We’re seeing a shake-up in how space is made available to retailers
It’s not just about the use of the space either, it comes down to how units are priced, the length of leases available, and how units are fitted out and how adaptable the spaces are. Many landlords have had to rethink how they offer their space to their potential clients in order to remain competitive, as Trevor Watson comments, “Opportunities for pop ups now are huge, and I believe that pop-ups with rents based on turnover will be with us longer term. We’re also seeing more demand for fitted or partially fitted units, which are quick and easy to move into and repurpose, as the renting model shifts towards a more flexible approach. However, that doesn’t mean that fixed rents will disappear, as they are tightly linked to the investment community, and operators would prefer to pay a fixed rent if they are confident in their revenue stream and have a strong product and a good brand.”
There continues to be winners and losers in the ever-changing face of the high street
Conditions remain tough on the high street. There is no telling when social distancing measures will be revoked, or if the country will face a third lockdown. Beyond this, many retailers are also bracing themselves for the impact of Brexit and the removal of the rent moratorium, where no doubt some landlords will be calling in back payments and forcing many businesses to make tough decisions to ensure their survival.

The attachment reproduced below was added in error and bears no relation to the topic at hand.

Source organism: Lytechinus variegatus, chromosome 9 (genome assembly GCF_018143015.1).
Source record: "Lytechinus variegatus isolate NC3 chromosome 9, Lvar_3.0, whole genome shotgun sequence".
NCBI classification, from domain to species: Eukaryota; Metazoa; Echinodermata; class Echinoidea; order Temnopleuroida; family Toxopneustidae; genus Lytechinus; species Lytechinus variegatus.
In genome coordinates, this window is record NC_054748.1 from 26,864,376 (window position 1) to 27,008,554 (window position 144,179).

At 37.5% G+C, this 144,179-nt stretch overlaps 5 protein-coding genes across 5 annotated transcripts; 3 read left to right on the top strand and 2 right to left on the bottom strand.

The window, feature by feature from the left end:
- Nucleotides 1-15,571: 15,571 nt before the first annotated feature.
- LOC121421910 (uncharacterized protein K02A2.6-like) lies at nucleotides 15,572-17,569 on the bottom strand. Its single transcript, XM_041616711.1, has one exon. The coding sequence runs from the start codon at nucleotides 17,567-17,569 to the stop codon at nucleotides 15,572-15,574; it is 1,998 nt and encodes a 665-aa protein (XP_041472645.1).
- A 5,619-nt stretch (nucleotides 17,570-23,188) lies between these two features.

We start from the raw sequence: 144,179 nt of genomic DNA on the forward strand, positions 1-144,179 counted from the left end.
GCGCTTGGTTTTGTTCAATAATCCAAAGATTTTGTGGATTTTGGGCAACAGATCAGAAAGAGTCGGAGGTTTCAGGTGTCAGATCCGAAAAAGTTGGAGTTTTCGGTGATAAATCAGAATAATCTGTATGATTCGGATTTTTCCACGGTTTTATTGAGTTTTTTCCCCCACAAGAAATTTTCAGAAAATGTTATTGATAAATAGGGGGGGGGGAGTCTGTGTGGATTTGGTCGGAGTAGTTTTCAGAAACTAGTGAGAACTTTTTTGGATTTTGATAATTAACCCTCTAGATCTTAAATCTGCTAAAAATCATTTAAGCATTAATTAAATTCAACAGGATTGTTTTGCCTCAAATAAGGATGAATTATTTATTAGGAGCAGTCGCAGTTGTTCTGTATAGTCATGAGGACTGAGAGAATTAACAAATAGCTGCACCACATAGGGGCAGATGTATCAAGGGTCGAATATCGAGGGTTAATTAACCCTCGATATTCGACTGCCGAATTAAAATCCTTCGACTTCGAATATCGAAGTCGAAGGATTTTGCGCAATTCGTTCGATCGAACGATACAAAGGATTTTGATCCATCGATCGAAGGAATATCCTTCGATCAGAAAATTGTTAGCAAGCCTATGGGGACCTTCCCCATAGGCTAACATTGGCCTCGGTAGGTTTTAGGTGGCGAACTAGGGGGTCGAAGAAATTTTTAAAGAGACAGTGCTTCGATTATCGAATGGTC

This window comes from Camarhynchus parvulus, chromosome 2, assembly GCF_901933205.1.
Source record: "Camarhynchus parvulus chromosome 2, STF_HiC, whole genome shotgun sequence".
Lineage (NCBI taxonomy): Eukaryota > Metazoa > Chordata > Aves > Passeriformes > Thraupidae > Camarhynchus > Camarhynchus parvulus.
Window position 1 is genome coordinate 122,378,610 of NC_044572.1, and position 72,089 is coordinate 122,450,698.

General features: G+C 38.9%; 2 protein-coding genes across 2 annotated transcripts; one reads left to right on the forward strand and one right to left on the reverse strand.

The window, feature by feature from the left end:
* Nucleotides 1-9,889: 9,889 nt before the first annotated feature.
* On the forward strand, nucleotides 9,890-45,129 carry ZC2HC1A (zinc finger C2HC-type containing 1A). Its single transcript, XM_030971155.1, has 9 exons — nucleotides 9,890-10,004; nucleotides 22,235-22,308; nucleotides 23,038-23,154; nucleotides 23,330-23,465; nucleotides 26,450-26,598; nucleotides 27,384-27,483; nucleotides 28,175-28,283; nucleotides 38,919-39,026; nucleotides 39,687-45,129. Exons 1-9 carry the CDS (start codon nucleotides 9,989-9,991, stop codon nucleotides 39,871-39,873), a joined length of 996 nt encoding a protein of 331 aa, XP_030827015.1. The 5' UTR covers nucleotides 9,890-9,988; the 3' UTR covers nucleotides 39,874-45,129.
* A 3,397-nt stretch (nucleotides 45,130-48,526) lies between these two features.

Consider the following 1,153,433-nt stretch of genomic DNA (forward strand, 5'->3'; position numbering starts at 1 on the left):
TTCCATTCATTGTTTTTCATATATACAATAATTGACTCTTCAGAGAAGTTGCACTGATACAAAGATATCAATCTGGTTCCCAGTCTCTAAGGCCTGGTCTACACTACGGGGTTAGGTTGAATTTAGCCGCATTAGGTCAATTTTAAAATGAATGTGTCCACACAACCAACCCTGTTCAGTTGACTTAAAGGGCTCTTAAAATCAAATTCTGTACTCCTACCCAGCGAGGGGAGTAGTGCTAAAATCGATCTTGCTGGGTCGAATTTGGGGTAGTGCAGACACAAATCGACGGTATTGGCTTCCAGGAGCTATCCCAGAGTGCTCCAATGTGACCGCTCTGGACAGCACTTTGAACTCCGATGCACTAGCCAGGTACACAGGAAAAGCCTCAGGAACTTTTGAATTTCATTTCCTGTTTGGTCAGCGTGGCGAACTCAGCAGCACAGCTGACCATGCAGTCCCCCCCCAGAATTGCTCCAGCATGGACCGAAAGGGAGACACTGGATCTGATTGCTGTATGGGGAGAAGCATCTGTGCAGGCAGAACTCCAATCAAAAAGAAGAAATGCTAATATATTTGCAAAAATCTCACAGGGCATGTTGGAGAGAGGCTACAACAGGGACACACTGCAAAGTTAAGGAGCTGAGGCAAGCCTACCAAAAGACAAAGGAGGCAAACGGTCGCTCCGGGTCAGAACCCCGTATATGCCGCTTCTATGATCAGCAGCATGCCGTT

However, as with all change, there’s opportunities too. Even in the midst of the pandemic, there are still “winners”. Damian Sumner highlighted several retailers who have performed strongly throughout the last 6 months. These included retailers in the DIY and home interiors sector who’ve benefited from high demand as homeowners used lock-down to improve their homes and casual wear brands who’ve cashed in on the declining demand for formal wear. Damian also highlighted those retails who have a diversified presence across the high street, out of town retail parks and garage forecourts, Costa Coffee being a great example.
We’re also seeing a shift towards localisation and more affordable rents, as Damian Sumner comments: “We will see a re-basing of rents because of the collateral damage brought about by the pandemic and this will enable a new era of affordability which will create a great opportunity for businesses, who were previously priced out, to return to the high street”.
Trevor Watson highlighted regional variations in high street performance, “Retailers who’ve been heavily reliant on commuter trading are going to see a very slow recovery, and perhaps never return to ‘normal’ based on the growing likelihood that people will commute just 3 days a week – instead of 5 – as things eventually normalise. By contrast, leisure travel will bounce back very quickly, and places such as the West End will recover far quicker. Equally, we’re seeing trends in the London ‘villages’, such as Clapham, being mobbed with consumers taking advantage of local hospitality offerings. In these areas in particular, high street rental rates are standing their ground and we’re seeing very little reduction in cost.”
The future is uncertain, but not as bleak as mainstream media outlets would have you believe, and once the dust settles, there will very likely be a yearning of people wanting to get back onto the high street – whatever shape that may take.